We then modelled another scenario, one where software systems crunch the data and make microchanges to production processing controls. The business case was supportive. While initial technology acquisition and implementation costs were high, subsequent costs to maintain and optimize the system would be low, and certainly lower than the annually recurring salary costs in the first scenario.
The model demonstrated a payback within a few years, along with a significant return-on-investment over a 10-year forecast period.
Pillars of Industry 4.0
The framers of Industry 4.0 had this type of scenario in mind when the concept was introduced in 2011. Industry 4.0 was conceived as part of a German government initiative to counter threats to its manufacturing industries by China and other low-cost producing nations. By computerizing manufacturing, Germany protects its position as a manufacturing powerhouse notwithstanding its high-wage labor environment.
The authors proposed a framework based on smart, cyber-physical systems that connect equipment, software and people. The framework is based on the following four pillars:
1. Interconnection. The systems connect people, machines, sensors, devices and software through IIoT and allow communication among them.
2. Information transparency. Data collected through interconnection must be available to operators for decision-making.
3. Technical assistance. The intent is twofold: a) to shift low-value tasks from people to cyber-physical systems, and b) for systems to arm personnel with analyses and information for timely, effective decisions.
4. Decentralized decisions. Systems make decisions and take actions autonomously.
In one common approach to Industry 4.0 adoption, many consulting and advisory firms advocate a proof-of-concept approach where a quick win demonstrating value incentivizes teams to expand Industry 4.0 to other functional areas.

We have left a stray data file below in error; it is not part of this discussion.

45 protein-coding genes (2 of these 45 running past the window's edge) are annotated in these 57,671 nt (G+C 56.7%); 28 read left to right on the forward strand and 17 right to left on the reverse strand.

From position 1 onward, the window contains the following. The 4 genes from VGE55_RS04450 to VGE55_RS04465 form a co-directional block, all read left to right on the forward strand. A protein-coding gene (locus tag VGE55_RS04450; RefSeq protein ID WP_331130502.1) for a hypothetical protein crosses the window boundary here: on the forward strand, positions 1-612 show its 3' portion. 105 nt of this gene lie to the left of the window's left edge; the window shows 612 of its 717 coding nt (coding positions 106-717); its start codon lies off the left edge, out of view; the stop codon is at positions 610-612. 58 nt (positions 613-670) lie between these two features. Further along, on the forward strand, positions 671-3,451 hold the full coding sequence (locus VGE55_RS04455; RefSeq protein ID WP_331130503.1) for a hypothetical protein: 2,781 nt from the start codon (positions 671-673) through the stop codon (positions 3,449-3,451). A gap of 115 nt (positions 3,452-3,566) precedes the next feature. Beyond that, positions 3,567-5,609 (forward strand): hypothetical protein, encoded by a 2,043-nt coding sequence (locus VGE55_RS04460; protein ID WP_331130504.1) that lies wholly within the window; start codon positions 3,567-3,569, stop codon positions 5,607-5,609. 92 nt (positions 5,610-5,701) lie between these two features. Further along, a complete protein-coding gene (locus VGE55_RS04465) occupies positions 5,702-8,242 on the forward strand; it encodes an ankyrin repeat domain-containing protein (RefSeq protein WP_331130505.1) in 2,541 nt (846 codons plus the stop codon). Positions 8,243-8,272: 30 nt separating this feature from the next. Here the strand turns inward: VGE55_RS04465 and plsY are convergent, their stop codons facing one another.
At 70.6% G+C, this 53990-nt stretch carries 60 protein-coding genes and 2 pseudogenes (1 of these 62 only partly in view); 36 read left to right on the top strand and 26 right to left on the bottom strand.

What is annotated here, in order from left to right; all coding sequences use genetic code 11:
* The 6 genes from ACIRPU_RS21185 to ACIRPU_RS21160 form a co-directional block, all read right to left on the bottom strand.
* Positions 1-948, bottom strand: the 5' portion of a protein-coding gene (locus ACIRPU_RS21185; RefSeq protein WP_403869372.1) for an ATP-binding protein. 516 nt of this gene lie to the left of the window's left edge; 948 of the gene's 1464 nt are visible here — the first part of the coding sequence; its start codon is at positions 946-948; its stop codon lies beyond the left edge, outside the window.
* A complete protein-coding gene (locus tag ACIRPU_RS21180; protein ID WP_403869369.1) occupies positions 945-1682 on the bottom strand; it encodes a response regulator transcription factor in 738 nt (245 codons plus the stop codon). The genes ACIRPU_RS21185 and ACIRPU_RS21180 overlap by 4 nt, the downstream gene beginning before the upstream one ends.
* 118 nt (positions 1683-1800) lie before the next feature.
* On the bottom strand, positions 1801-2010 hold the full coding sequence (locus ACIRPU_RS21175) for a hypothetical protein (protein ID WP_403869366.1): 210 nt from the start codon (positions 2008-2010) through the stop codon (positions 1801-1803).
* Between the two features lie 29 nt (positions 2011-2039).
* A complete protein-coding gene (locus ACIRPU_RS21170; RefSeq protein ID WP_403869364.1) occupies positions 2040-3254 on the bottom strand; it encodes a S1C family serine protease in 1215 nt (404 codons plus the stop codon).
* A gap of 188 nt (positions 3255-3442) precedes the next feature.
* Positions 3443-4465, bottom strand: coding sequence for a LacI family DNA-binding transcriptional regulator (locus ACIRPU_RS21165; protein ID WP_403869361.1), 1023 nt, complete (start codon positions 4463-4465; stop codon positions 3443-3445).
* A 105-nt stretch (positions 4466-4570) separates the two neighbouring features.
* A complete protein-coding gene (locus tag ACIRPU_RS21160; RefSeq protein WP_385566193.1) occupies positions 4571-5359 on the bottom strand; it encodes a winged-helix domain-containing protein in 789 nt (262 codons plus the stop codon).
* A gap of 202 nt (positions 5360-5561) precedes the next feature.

This approach assumes that an implementing company is either testing with a non-strategic initiative, such as energy management, or that it otherwise has a well-built foundation. If the underlying data, process and technology architecture is strong, it makes sense to test a closed cyberphysical loop. In contrast, if a company foundation is shaky, a proof-of-concept is probably premature.
In our case example, the fuel company didn’t have a strong foundation. Its data was inaccurate, its processes manual and inefficient. Its systems didn’t meet its needs. As a result, the company’s cyber environment is incapable of mirroring its physical environment, let alone optimizing it.
The company needs to first build a strong foundation by:
- Architecting an environment that spans enterprise resources planning, manufacturing execution system and distributed control system environments with the IIoT, business intelligence and Big Data warehousing;
- Properly implementing those solutions; and
- Assuring that the cyber-world mirrors the physical world through system adoption and disciplined business processing.
Once it builds this foundation, the company can wade into a strategy-driving Industry 4.0 proof-of-concept project.
We’ve discussed new revenue streams, elevated employee responsibilities and system architectures. It’s about how your company’s people do their work. How can Big Data sets turn into new revenue streams? How can front-line workers turn into front-line decision-makers? Who will manage and maintain the data and systems? Who will assure system integrity and security?
Organization models that worked well in the past won’t work in future. They weren’t meant to support Industry 4.0 concepts. The benefits Industry 4.0 offers can’t be achieved without rethinking an organization’s structure.
Making changes to organizational structures and embedded cultures can be exceedingly difficult. Changes must be well-timed. Don’t create new roles for data science or anticipate new revenue streams before the underlying processes and systems are in place.
Take a holistic approach that links organizational changes to business processes and technology systems. That way, the right systems will be doing the right work. More important, the right people will be doing the right work with the right systems.
Original content can be found at Control Engineering.